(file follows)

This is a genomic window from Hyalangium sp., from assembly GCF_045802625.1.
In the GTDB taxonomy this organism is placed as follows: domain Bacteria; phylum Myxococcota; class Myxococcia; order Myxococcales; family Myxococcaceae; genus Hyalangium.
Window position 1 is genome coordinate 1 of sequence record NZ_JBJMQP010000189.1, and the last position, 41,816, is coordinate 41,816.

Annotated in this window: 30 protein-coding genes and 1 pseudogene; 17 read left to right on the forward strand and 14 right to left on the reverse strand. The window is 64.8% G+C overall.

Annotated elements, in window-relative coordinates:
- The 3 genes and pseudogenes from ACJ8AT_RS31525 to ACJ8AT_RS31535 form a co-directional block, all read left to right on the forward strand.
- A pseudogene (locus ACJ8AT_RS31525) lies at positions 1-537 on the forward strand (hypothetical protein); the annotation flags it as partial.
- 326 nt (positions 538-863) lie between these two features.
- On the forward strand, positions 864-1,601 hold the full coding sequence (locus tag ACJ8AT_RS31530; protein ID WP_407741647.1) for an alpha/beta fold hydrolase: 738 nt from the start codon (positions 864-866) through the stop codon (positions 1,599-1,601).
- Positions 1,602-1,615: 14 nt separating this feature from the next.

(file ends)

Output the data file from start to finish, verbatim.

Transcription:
This is a genomic window from Hyalangium sp., from assembly GCF_045802625.1.
In the GTDB taxonomy this organism is placed as follows: domain Bacteria; phylum Myxococcota; class Myxococcia; order Myxococcales; family Myxococcaceae; genus Hyalangium.
Window position 1 is genome coordinate 1 of sequence record NZ_JBJMQP010000189.1, and the last position, 41,816, is coordinate 41,816.

Annotated in this window: 30 protein-coding genes and 1 pseudogene; 17 read left to right on the forward strand and 14 right to left on the reverse strand. The window is 64.8% G+C overall.

Annotated elements, in window-relative coordinates:
- The 3 genes and pseudogenes from ACJ8AT_RS31525 to ACJ8AT_RS31535 form a co-directional block, all read left to right on the forward strand.
- A pseudogene (locus ACJ8AT_RS31525) lies at positions 1-537 on the forward strand (hypothetical protein); the annotation flags it as partial.
- 326 nt (positions 538-863) lie between these two features.
- On the forward strand, positions 864-1,601 hold the full coding sequence (locus tag ACJ8AT_RS31530; protein ID WP_407741647.1) for an alpha/beta fold hydrolase: 738 nt from the start codon (positions 864-866) through the stop codon (positions 1,599-1,601).
- Positions 1,602-1,615: 14 nt separating this feature from the next.